BUDAPEST, Hungary — Hungarian Prime Minister Viktor Orban hosted talks Thursday with populist politicians from Italy and Poland in a bid to create a new right-wing nationalist political force on the European stage.
The trilateral meeting brought Polish Prime Minister Mateusz Morawiecki and Italy’s former interior minister, Matteo Salvini, to Hungary’s capital of Budapest. At a press briefing following the talks, the politicians vowed to continue their cooperation in pursuit of what Orban called a “European renaissance,” but offered few details on the nature of the alliance.
The event came two weeks after Orban’s ruling Fidesz party finalized a break with its center-right European political family, the European People’s Party (EPP). That brought an end to years of conflict over Hungary’s adherence to democratic norms and Orban’s construction of what he calls an “illiberal democracy.”
Since his party now is without a caucus in the European Parliament, Orban has signaled he hopes to “reorganize the European right wing” and find a home in Brussels for Hungarian lawmakers and other anti-immigration parties.
“We came together to plan and speak about the future of Europe,“ Orban said. ”As Mr. Salvini put it, and we all agreed, we want a European renaissance … Many millions of European citizens have been left without adequate and effective representation.”
Salvini, who shares Orban’s firm opposition to immigration, heads Italy’s League, the largest party of the far-right Identity and Democracy (ID) group in the European Parliament. As Salvini noted earlier, if the group were to merge with the eurosceptic European Conservatives and Reformists (ECR) — which contains Poland’s ruling Law and Justice (PiS) party — that would be the parliament’s second-largest bloc after the powerful EPP.
Salvini, who has expressed hopes for such a merger, called the meeting “historic” and noted the symbolism of it falling on Holy Thursday.
“We’re working so that the people of Europe can leave the darkest moment of the post-war era, putting at the center hope, family, work, rights, liberties,” he said. “After the drama (of COVID-19), let there be a renaissance, a resurrection.”
But a grand coalition of right-wing forces in Europe faces numerous obstacles stemming from political differences among its potential members, said Daniel Hegedus, a fellow for Central Europe at the German Marshall Fund.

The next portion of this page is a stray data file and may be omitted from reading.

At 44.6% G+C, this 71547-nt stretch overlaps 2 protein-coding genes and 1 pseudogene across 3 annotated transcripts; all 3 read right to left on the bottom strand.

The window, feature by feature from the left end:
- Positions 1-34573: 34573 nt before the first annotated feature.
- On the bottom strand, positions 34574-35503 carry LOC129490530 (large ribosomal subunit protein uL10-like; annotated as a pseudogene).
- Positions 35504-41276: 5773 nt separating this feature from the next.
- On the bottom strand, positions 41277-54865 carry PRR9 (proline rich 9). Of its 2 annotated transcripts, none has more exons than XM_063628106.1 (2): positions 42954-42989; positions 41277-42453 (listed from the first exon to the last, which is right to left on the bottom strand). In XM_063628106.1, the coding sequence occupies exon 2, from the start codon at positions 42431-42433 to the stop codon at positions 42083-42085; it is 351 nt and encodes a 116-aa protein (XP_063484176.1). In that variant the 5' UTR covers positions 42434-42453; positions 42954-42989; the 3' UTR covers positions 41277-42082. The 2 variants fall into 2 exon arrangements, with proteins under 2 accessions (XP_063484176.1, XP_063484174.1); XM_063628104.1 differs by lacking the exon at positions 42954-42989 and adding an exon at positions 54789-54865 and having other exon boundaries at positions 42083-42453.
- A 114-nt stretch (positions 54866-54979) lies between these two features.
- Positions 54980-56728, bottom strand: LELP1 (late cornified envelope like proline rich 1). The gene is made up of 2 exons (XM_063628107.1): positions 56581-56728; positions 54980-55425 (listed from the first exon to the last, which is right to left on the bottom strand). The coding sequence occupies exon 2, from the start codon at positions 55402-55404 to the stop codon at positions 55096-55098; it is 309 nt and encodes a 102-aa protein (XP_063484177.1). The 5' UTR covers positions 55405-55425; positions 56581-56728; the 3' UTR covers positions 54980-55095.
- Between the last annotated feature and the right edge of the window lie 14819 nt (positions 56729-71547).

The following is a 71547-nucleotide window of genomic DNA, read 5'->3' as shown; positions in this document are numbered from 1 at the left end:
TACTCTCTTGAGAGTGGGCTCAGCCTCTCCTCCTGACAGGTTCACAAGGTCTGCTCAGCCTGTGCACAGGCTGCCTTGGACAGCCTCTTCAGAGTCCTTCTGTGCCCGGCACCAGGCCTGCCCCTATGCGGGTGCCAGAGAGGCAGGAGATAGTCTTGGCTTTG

“A wholesale merger between ID and ECR is unfeasible, there are too many inconsistencies and conflicts,” Hegedus told The Associated Press.
One conflict is the right-wing parties’ different approaches to relations with Moscow. As Italy’s interior minister, Salvini worked to ease EU sanctions on Russia. He was also implicated in an investigation by Rome prosecutors after an allegation that an associate sought Russian money for his League party, charges that Salvini denies.
Other members of ID, such as France’s National Rally under Marine Le Pen, also maintain close ties with Moscow.
But such links could be a sticking point for Poland’s ruling party led by deputy prime minister Jaroslaw Kaczynski, who supported Ukraine’s European integration efforts and helped push for EU sanctions against Russia over its 2014 annexation of Crimea.
“Kaczynski going to bed with Salvini could make it very difficult for (the ruling party) in Poland,” Hegedus said.
The leader of Poland’s opposition Civic Platform party, Borys Budka, said in Warsaw on Wednesday that Morawiecki is “implementing Putin’s policy” by meeting with Orban and Salvini, and commented that “champagne corks may pop in the Kremlin” over the gathering.
But Poland’s ruling party shares Fidesz’s disaffection with the EU, with both parties arguing Brussels has infringed on their sovereign decisions. The conflict with the bloc came to a head late last year, when Hungary and Poland vetoed the bloc’s seven-year budget and coronavirus recovery package over provisions that tied the payment of EU funds to following the rule of law.
On Thursday, Morawiecki echoed Orban’s calls for a European political force that “respects national sovereignty and freedom” and defends traditional values.
Despite the political affinities between governments in Warsaw and Budapest, Poland’s ruling party holds the strongest position in the ECR, Hegedus said, and leaving that group would not serve its political interests.
“Practically all parties are just playing to demonstrate that they are important on the European stage and have important partners,” he said. “The only person who is in a hurry is Orban because he is out in the cold.”
Orban said the politicians would meet again in May, most likely in Warsaw.
Associated Press writers Monika Scislowska in Warsaw and Nicole Winfield in Rome contributed.